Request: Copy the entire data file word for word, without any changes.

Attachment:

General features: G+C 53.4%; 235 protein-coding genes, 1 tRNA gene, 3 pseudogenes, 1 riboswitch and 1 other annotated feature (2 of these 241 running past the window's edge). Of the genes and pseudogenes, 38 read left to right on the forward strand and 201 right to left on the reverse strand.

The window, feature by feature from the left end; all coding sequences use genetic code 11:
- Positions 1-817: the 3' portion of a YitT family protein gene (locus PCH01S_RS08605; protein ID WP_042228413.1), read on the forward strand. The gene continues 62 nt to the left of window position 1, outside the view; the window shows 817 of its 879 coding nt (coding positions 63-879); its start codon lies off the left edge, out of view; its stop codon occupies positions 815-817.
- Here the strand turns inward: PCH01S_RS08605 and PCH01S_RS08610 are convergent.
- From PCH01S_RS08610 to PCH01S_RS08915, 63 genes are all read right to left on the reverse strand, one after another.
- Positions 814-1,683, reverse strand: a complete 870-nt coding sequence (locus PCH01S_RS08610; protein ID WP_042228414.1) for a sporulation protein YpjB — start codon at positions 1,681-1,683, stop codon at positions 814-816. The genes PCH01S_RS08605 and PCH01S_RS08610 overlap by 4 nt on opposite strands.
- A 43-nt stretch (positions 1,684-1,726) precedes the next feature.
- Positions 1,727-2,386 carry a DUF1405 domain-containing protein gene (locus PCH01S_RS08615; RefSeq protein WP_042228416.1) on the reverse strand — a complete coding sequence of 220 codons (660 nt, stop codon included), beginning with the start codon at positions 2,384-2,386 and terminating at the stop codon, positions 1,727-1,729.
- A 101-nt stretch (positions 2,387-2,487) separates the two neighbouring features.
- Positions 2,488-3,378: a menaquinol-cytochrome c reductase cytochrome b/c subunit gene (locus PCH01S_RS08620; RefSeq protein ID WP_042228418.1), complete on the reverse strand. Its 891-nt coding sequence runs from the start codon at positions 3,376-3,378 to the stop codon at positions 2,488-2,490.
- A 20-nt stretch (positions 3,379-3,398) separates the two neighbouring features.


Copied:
General features: G+C 53.4%; 235 protein-coding genes, 1 tRNA gene, 3 pseudogenes, 1 riboswitch and 1 other annotated feature (2 of these 241 running past the window's edge). Of the genes and pseudogenes, 38 read left to right on the forward strand and 201 right to left on the reverse strand.

The window, feature by feature from the left end; all coding sequences use genetic code 11:
- Positions 1-817: the 3' portion of a YitT family protein gene (locus PCH01S_RS08605; protein ID WP_042228413.1), read on the forward strand. The gene continues 62 nt to the left of window position 1, outside the view; the window shows 817 of its 879 coding nt (coding positions 63-879); its start codon lies off the left edge, out of view; its stop codon occupies positions 815-817.
- Here the strand turns inward: PCH01S_RS08605 and PCH01S_RS08610 are convergent.
- From PCH01S_RS08610 to PCH01S_RS08915, 63 genes are all read right to left on the reverse strand, one after another.
- Positions 814-1,683, reverse strand: a complete 870-nt coding sequence (locus PCH01S_RS08610; protein ID WP_042228414.1) for a sporulation protein YpjB — start codon at positions 1,681-1,683, stop codon at positions 814-816. The genes PCH01S_RS08605 and PCH01S_RS08610 overlap by 4 nt on opposite strands.
- A 43-nt stretch (positions 1,684-1,726) precedes the next feature.
- Positions 1,727-2,386 carry a DUF1405 domain-containing protein gene (locus PCH01S_RS08615; RefSeq protein WP_042228416.1) on the reverse strand — a complete coding sequence of 220 codons (660 nt, stop codon included), beginning with the start codon at positions 2,384-2,386 and terminating at the stop codon, positions 1,727-1,729.
- A 101-nt stretch (positions 2,387-2,487) separates the two neighbouring features.
- Positions 2,488-3,378: a menaquinol-cytochrome c reductase cytochrome b/c subunit gene (locus PCH01S_RS08620; RefSeq protein ID WP_042228418.1), complete on the reverse strand. Its 891-nt coding sequence runs from the start codon at positions 3,376-3,378 to the stop codon at positions 2,488-2,490.
- A 20-nt stretch (positions 3,379-3,398) separates the two neighbouring features.